We had to write a Sestina in our poetry class, which was quite an ordeal. I don’t much care for writing forms, because they tend to feel forced. But I think this one turned out ok:
February 4, 2008
One from Paris, one from Seoul,
one from down in the Keys,
these strange glass globes,
once buoyed up a net on the waves,
but now find another life,
looking for an appropriate metaphor.
But I can’t find the metaphor.
I search deep in my soul
for the meaning of life
revealed by some mysterious key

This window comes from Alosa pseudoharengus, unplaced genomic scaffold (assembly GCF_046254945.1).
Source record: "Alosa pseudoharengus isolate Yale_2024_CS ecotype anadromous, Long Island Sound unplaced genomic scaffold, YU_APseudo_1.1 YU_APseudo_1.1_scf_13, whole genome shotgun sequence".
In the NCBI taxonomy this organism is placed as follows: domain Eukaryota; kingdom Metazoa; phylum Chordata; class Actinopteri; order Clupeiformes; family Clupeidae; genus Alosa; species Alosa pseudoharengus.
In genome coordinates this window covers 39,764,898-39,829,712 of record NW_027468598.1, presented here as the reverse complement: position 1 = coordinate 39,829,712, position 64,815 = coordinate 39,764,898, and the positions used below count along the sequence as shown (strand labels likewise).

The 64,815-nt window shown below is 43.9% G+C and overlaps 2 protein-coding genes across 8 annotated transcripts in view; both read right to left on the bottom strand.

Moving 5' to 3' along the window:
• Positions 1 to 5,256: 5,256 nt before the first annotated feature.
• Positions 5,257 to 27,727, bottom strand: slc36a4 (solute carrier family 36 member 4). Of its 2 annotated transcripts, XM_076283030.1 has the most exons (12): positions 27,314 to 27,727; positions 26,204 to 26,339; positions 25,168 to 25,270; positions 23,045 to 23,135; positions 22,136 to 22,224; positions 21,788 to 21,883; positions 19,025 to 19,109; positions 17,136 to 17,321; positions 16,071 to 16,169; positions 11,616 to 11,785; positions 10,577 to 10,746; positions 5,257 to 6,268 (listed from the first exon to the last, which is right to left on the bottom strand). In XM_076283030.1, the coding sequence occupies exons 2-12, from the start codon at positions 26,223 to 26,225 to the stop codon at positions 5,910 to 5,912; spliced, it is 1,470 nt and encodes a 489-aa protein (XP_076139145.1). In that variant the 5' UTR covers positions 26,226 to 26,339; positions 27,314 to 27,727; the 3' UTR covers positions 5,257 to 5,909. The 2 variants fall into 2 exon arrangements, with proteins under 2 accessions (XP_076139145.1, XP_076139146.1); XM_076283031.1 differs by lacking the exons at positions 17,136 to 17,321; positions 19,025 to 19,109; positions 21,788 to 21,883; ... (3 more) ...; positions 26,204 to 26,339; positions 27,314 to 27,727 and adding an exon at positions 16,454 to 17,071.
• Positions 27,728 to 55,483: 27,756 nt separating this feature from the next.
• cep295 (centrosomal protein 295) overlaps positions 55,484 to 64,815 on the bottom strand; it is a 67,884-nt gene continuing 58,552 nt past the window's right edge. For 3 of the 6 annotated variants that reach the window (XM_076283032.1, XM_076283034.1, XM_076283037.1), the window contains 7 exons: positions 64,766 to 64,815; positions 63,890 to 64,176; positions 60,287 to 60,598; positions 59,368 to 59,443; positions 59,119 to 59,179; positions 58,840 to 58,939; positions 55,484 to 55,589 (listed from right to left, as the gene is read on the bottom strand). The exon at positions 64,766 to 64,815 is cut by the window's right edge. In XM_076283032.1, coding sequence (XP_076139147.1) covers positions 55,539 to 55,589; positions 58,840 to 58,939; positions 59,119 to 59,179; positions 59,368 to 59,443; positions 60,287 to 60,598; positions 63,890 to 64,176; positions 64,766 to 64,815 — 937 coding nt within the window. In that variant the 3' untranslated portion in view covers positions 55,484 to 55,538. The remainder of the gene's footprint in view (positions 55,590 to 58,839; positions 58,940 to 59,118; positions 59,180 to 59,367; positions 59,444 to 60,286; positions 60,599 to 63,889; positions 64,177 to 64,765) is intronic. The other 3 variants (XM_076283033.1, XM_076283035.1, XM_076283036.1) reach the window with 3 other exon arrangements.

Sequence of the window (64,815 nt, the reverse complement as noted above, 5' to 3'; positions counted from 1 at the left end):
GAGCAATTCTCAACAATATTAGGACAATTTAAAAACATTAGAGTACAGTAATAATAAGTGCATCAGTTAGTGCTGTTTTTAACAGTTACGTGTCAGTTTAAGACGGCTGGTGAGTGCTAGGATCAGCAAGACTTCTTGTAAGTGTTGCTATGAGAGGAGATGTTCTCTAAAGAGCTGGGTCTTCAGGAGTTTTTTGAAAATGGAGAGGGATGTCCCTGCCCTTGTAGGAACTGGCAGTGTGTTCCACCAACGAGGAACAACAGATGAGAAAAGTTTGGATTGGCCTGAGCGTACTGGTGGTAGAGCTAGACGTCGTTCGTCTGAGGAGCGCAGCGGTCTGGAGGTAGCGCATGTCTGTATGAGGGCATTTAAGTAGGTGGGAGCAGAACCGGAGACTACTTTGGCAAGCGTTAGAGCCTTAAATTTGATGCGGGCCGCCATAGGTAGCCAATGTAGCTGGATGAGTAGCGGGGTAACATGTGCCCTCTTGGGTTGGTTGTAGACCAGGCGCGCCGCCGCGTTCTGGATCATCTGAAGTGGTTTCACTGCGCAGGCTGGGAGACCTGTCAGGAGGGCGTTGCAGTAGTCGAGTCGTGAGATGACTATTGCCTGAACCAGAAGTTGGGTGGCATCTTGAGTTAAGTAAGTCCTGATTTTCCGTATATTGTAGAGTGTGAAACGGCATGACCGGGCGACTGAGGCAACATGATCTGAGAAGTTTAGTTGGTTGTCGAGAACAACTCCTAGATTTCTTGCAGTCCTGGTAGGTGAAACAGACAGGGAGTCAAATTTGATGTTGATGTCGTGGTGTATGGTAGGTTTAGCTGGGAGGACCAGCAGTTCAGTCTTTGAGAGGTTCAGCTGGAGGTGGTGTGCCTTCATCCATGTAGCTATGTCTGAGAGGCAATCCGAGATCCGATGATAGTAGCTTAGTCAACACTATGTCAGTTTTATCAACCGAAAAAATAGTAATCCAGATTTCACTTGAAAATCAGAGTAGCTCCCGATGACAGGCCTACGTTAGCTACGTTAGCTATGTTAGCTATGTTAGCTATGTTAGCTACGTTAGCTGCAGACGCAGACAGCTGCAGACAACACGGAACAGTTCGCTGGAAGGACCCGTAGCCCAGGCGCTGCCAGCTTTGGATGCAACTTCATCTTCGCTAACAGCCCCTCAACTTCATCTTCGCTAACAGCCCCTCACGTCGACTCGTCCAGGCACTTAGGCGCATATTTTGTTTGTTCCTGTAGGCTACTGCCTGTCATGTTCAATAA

brought to me over the waves
by a small fishing globe.
Around the globe
men ply their trade, without metaphor,
on the choppy waves.
Sustaining their body, not their soul,
seems to be the key
to these spheres – for life
requires work, and work gives life.
Each of these beautiful globes
were once the key
to a man’s work. That’s the metaphor,
I suppose. A man’s soul
bobbing on the waves.
And, of course, the wave
represents the storms of life,
which blow through our souls,
wherever on the globe
we live. But, by then, the metaphor
has been stretched beyond that key
point at which the Keys
are forgotten beneath the waves,
and the overtaxed metaphor
loses its tenuous grip on life.
On the far side of the globe
on the banks of the Han in Seoul
a fisherman knows that the key to life
is to keep casting the globes on the waves,
not pursuing strange metaphors for his soul.